3. Blood and Ashes
Blood seemed to follow Ilyenna everywhere. When she fell into dreams, she drowned in a river of it. Whenever she blinked, crimson light leaked through her closed eyelids. Even now, the predawn sky was stained the color of bloody water. No matter how many times she scrubbed her hands, she couldn’t rinse the hurt from her soul.
With tears stinging her eyes, she lay slumped against the window, blankets wrapped around her. She relished the cold against her aching head as she watched tiny frost flakes fall from the sky. For a moment, she thought they were really winter fairies dancing and spinning on the breeze—fairies who should have long ago given up winter and returned to their homes in the far north.
But that was ridiculous. Even if they were fairies, mere mortals could never see through their glamour. She sniffed and wiped her eyes. The Balance was seriously off when the seasons failed to shift and one clan turned on another. It had been two days since the Argons had arrived. She’d been unable to sleep that night. Sometime in the darkest hours, an idea had formed in her mind. A dangerous one. But after two days of people dying…
Bratton moaned and shifted in his bed. After extracting herself from her blankets, Ilyenna went to check on him. He still burned with fever. She leaned over the other bed. Her father was so unnaturally still, no matter how hard she had struggled to wake him, no matter how many medicines and treatments she had tried.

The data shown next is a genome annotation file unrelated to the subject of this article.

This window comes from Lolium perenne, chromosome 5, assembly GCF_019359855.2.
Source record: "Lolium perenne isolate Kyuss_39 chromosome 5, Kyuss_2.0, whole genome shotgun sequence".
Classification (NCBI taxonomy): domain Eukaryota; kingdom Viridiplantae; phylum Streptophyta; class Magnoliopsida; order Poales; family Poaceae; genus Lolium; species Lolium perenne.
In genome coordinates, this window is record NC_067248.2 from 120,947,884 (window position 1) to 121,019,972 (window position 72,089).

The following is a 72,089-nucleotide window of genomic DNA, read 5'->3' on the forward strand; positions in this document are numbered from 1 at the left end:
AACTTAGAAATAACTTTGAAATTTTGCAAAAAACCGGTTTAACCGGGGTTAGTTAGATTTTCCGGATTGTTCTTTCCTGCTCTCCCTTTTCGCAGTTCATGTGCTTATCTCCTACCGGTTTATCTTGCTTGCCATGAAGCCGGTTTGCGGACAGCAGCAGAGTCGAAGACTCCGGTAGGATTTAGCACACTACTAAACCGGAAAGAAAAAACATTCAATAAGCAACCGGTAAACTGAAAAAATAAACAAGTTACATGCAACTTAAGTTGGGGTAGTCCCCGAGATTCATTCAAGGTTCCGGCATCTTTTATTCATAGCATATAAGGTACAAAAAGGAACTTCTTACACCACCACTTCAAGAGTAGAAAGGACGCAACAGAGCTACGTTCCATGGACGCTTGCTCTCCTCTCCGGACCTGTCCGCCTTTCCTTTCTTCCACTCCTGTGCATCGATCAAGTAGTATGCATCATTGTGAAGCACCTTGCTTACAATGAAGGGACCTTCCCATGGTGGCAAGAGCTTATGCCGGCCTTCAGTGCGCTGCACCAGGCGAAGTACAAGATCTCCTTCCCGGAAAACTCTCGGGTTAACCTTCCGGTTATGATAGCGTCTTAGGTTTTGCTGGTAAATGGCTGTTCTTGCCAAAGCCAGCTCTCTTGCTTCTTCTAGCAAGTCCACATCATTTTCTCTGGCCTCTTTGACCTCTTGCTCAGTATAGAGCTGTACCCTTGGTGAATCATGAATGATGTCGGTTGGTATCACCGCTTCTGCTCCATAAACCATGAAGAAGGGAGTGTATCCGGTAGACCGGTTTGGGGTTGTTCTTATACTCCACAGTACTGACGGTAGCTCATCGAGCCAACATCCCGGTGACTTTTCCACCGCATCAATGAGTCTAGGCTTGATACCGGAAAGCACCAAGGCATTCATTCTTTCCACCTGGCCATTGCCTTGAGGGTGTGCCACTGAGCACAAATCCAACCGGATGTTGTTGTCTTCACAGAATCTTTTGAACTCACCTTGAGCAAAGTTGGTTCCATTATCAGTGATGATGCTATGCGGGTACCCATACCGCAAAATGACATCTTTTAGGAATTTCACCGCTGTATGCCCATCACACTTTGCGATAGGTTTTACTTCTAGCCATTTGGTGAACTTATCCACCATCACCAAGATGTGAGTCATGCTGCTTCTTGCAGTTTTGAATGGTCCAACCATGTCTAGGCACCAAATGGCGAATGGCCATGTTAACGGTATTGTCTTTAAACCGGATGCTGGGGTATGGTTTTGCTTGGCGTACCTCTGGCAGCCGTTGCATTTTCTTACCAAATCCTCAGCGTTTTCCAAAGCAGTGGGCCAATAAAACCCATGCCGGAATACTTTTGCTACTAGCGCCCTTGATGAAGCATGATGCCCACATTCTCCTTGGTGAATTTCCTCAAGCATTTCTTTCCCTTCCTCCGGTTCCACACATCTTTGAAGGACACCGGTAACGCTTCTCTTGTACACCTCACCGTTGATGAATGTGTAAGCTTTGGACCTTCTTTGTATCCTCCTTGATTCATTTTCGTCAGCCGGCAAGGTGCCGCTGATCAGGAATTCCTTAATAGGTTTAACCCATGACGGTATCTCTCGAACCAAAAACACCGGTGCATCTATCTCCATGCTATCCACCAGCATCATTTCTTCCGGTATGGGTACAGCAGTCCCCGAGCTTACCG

He was worse than ever. They both were. Ilyenna had been healing since she was old enough to thread a needle. She knew how close she was to losing both of them. In the end, that made the choice for her. Before she could change her mind, she tiptoed through the clan house so as not to wake the Argons scattered everywhere.
When she reached the hall where the most severely wounded were kept, she nearly gagged. The air was rank with garlic, whiskey, and a myriad of body odors. Hiking up her skirt, she stepped over a slumbering woman, her arms clutching her child—even in sleep, she was afraid to let go.
Just before Ilyenna reached the door, she caught sight of the old man with the amputated foot. He was dead. All she could feel was relief that there was one less mouth to feed. She covered his face so as not to frighten the children. “So passes a warrior,” she whispered. “So passes an Argon.”
Brushing the death from her hands, she stood. She’d have to remember to call one of the men to haul him out.
She entered the kitchen and fed the fire. Having the refugees in her home left her feeling like she slept under too many blankets. And the dying hadn’t slowed. If anything, it had increased. Already a line of shrouded, frozen bodies waited for the ground to thaw so they could be buried behind the clan house. But Bratton was right. Ilyenna couldn’t worry about burying the dead until the living had the time and strength to dig the graves.
Without waiting for the fire to take off, she wrapped her coat over her dress, braced herself against the cold, and stepped outside. The cold immediately took her breath away.